Sunday, February 05, 2006
The Ten Minutes' Hate
Been wondering why cartoons that were originally published in September of last year didn't seem to be a big problem until recently? Turns out that they weren't that big of a problem until the Saudis decided to make them a problem. Why? To distract from the huge scandals involving how this year's Hajj, or pilgrimage to Mecca, was handled -- and also to see about nabbing some of Denmark's dairy business in the Middle East. (See, if all these countries suddenly stop buying Danish products, then the Saudis can step into the breach. How convenient.) The story is here. Not to be outdone, our own Pentagon (aka Donald Rumsfeld) and FOX News are doing their damndest to get somebody to go after Tom Toles, for daring to run this cartoon that tells an uncomfortable and inconvenient truth about what the "Vulcans" in the PNAC Platoon have done to our military. They haven't managed to kill Toles, but they've only been at it a few days; besides, I'm sure that they're managed to put a good scare into Toles' bosses over at the Washington Post. Perhaps they might now spike the next Barton Gellman exposé on Iraq in order to placate Rummy and Company. [UPDATE: More and more of the moderate Muslims worldwide are publicly telling the excrement-stirrers to cease and desist. I'd love to see this happen with the FOX Anti-Toles Brigade, but somehow I don't think that will happen.]
I thought the cartoons were stupid and their publication irresponsible, given that they had no intrinsic value and that their publication could have been predicted to have deadly results. This doesn't mean that I'd favor govenment action to halt their publication. Their republication as a stand for press freedom doesn't strike me as much more serious. I am afraid that it is exactly the lack of seriousness in the news media that will lead people to conclude that the "free press" doesn't serve any important function and so its freedom isn't important enough to perserve.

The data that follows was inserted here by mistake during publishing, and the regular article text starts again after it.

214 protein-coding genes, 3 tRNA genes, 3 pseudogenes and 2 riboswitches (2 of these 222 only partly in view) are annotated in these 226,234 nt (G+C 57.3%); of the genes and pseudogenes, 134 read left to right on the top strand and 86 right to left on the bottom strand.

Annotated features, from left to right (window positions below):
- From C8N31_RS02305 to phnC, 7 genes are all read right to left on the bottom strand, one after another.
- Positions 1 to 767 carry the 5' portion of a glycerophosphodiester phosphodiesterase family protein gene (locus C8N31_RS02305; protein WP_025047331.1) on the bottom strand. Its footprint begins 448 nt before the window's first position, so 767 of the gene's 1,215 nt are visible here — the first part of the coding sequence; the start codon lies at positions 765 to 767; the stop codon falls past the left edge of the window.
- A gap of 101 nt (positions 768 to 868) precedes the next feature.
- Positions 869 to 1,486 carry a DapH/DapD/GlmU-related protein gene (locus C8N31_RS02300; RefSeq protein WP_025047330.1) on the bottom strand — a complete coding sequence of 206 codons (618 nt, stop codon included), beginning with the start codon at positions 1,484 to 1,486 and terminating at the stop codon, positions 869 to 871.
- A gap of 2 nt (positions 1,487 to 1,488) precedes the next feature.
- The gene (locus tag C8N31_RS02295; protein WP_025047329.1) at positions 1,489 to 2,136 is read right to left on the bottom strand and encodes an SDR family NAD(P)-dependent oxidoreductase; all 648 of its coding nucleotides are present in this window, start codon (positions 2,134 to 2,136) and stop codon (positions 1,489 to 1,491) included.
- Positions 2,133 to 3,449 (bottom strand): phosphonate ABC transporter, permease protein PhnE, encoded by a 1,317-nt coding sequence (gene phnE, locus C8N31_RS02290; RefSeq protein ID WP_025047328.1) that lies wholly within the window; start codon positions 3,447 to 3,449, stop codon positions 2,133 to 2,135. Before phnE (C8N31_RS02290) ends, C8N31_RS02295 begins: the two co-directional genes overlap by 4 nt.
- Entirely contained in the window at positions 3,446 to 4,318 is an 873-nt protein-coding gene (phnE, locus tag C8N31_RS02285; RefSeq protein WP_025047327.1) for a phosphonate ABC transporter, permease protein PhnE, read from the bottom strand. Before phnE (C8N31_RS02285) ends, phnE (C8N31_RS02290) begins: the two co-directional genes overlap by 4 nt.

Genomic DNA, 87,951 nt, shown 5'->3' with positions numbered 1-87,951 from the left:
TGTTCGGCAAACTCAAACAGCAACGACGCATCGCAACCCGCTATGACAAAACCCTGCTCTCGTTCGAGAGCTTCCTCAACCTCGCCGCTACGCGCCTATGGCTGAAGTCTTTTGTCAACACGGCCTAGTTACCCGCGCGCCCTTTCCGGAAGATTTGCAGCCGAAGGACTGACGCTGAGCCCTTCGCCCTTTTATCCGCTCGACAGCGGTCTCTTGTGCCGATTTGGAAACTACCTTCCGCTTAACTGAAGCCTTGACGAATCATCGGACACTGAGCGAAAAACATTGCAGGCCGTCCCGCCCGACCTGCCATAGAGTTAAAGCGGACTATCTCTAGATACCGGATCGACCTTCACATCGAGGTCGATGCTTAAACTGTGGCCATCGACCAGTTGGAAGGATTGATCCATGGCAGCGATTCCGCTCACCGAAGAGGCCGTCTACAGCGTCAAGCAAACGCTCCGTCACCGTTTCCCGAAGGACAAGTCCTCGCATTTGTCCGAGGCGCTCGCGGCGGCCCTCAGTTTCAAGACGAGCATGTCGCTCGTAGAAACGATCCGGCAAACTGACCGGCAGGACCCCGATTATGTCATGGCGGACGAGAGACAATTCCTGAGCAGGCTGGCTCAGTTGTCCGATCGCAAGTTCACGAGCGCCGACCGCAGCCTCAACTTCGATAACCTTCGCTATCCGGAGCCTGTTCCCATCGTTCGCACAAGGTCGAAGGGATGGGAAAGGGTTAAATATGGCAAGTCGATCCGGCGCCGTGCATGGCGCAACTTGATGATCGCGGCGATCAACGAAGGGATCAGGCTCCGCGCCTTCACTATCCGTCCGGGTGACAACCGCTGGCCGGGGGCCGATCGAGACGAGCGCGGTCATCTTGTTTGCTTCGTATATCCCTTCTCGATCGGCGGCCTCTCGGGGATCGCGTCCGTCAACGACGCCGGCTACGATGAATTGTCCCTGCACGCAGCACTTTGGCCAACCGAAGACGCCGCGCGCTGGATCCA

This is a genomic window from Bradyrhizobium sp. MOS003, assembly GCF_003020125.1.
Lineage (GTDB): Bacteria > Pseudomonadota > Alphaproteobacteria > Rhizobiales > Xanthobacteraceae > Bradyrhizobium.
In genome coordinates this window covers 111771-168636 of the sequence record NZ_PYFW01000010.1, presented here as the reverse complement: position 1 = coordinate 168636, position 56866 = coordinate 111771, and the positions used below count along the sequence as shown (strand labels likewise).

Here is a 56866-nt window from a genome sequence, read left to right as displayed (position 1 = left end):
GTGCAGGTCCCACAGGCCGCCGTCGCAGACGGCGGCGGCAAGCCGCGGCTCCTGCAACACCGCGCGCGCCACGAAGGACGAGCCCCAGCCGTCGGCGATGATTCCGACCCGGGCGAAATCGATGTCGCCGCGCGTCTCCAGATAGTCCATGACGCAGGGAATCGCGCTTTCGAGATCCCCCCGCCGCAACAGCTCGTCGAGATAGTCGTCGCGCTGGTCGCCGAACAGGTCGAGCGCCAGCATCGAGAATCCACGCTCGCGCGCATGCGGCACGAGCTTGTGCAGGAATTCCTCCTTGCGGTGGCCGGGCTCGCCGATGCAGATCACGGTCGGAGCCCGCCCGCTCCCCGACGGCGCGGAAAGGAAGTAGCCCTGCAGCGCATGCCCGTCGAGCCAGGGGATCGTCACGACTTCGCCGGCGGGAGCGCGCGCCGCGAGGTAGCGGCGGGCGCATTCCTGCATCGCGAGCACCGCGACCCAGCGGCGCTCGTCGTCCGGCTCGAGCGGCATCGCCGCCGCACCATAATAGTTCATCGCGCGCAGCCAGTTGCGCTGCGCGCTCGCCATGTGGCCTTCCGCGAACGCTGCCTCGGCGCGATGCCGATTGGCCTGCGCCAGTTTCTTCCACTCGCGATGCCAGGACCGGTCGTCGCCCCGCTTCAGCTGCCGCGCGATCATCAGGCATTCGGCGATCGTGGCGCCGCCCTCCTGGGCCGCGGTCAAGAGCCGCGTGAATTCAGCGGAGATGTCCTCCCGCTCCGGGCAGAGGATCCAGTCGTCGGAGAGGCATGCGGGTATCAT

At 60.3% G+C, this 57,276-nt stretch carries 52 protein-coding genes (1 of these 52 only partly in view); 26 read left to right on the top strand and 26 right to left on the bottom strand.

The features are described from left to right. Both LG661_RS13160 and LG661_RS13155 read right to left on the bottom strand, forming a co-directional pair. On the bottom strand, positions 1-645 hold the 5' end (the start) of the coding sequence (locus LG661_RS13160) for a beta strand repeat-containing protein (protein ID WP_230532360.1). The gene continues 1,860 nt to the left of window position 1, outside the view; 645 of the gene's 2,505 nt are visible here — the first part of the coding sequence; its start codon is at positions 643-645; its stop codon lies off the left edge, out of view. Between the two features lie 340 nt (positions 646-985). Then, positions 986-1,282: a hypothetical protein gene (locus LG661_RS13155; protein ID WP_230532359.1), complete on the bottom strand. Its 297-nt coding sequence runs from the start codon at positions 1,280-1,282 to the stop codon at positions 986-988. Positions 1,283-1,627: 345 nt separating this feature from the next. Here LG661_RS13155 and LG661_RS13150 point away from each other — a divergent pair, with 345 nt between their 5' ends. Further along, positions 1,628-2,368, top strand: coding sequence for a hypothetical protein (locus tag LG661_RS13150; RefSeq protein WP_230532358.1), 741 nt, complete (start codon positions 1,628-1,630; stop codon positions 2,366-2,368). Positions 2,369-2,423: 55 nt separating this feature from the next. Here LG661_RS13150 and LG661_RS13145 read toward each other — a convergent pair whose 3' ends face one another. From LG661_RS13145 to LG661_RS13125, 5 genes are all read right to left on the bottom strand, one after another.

The Toles cartoon was hard to take but easy in comparison to the line of blige from Rumsfeld and the rest of the junta. It is a perfect example of possibly offensive material that does serve a valuable purpose, the perfect example of why press freedom should not only be protected but practiced.
Charles, I missed your requests on how to promote more effective spokespersons in the Democratic party. The old fashioned ways are best, writing to the possible spokesperson requesting that they act as one and make the effort to get themselves out, writing to their colleagues and party officials. Mentioning their recent statements on blogs and in letters. Demanding why they their recent statements weren't included in reporting.
I'd like other ideast myself.
More blogs about politics.